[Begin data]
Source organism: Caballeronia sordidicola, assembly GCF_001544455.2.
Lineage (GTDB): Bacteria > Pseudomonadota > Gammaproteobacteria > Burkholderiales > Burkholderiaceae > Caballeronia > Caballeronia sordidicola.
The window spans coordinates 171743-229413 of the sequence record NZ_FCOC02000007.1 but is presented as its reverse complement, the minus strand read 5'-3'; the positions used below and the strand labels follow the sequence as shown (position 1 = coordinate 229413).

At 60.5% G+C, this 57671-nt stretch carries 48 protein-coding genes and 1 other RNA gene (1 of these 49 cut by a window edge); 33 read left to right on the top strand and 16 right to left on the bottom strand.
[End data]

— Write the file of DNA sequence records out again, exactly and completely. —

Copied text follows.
Source organism: Caballeronia sordidicola, assembly GCF_001544455.2.
Lineage (GTDB): Bacteria > Pseudomonadota > Gammaproteobacteria > Burkholderiales > Burkholderiaceae > Caballeronia > Caballeronia sordidicola.
The window spans coordinates 171743-229413 of the sequence record NZ_FCOC02000007.1 but is presented as its reverse complement, the minus strand read 5'-3'; the positions used below and the strand labels follow the sequence as shown (position 1 = coordinate 229413).

At 60.5% G+C, this 57671-nt stretch carries 48 protein-coding genes and 1 other RNA gene (1 of these 49 cut by a window edge); 33 read left to right on the top strand and 16 right to left on the bottom strand.